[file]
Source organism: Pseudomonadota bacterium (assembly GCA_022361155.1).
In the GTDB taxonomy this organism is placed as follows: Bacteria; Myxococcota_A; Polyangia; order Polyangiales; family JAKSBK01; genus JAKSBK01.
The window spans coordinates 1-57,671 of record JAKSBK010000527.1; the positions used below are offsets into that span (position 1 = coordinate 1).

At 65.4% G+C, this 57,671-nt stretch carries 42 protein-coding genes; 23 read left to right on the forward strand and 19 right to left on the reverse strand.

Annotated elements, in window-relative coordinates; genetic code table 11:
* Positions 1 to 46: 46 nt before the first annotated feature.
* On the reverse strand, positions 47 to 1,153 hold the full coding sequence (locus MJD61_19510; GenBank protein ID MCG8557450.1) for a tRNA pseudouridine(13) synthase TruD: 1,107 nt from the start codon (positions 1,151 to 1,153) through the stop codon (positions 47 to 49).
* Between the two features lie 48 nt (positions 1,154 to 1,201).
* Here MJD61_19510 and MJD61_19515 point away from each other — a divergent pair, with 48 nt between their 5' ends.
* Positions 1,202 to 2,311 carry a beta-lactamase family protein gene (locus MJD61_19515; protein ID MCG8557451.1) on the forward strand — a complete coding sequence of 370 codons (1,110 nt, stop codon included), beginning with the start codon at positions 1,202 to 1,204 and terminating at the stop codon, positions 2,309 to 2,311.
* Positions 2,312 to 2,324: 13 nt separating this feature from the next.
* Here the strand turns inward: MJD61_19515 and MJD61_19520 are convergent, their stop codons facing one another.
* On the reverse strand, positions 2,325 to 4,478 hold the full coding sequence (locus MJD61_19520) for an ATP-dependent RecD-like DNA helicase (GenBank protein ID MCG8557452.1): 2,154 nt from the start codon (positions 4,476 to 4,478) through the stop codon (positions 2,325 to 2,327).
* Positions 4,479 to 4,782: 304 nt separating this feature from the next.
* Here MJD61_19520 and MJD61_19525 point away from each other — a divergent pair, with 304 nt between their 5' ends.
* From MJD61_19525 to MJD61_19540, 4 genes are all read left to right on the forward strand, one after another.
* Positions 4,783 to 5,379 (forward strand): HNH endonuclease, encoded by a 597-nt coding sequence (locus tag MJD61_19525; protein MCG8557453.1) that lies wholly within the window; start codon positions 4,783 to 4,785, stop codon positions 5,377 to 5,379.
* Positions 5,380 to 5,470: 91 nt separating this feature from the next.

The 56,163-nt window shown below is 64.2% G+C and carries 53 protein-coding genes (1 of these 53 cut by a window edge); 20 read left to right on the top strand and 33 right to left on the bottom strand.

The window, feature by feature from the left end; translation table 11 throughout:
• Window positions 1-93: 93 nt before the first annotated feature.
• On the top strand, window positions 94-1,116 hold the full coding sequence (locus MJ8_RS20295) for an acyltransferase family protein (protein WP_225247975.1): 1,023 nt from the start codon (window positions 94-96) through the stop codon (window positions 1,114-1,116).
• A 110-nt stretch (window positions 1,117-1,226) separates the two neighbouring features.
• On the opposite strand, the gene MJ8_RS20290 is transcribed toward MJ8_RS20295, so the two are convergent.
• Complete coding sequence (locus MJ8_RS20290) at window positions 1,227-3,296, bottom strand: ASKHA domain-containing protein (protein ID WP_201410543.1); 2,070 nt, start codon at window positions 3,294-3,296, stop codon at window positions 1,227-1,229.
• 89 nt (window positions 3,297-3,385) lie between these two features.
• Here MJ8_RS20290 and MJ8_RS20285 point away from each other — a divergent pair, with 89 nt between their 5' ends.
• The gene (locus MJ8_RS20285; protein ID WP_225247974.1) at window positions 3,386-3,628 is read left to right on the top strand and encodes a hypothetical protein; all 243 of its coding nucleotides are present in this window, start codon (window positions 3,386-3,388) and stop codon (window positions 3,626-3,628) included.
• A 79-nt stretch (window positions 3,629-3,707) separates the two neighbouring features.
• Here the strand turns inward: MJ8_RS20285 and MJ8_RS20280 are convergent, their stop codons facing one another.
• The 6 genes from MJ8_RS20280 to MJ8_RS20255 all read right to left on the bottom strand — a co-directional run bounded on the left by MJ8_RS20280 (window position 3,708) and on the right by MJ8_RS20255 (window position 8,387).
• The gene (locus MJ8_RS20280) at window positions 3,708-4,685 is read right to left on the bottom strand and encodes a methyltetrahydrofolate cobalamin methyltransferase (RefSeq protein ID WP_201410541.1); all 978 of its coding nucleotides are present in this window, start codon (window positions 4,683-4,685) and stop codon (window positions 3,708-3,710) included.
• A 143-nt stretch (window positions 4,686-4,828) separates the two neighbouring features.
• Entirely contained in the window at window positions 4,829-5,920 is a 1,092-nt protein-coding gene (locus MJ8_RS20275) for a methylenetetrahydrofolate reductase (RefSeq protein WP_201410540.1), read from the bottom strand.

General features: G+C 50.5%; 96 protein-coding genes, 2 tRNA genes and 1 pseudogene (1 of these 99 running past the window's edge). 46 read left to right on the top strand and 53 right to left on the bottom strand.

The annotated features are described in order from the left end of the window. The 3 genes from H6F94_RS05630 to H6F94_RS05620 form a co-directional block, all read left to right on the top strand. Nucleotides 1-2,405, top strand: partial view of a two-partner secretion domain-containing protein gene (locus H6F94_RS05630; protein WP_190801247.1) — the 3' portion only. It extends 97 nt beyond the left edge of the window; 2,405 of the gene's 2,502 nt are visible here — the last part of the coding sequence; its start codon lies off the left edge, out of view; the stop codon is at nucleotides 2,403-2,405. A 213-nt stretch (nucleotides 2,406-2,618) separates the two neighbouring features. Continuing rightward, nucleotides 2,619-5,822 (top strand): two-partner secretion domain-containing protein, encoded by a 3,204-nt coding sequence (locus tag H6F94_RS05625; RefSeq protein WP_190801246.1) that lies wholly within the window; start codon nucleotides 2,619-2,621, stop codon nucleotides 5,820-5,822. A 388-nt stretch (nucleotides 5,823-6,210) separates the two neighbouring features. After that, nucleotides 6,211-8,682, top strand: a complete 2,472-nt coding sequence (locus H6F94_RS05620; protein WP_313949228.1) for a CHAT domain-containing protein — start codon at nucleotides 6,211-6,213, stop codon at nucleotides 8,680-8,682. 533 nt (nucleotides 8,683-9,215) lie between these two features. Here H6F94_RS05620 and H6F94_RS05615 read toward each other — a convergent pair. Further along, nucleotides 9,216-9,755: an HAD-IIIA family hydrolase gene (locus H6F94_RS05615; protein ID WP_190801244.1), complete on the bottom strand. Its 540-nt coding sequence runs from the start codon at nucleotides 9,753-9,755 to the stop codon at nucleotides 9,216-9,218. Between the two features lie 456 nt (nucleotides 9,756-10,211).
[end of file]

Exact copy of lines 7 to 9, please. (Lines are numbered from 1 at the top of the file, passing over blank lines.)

* On the reverse strand, positions 47 to 1,153 hold the full coding sequence (locus MJD61_19510; GenBank protein ID MCG8557450.1) for a tRNA pseudouridine(13) synthase TruD: 1,107 nt from the start codon (positions 1,151 to 1,153) through the stop codon (positions 47 to 49).
* Between the two features lie 48 nt (positions 1,154 to 1,201).
* Here MJD61_19510 and MJD61_19515 point away from each other — a divergent pair, with 48 nt between their 5' ends.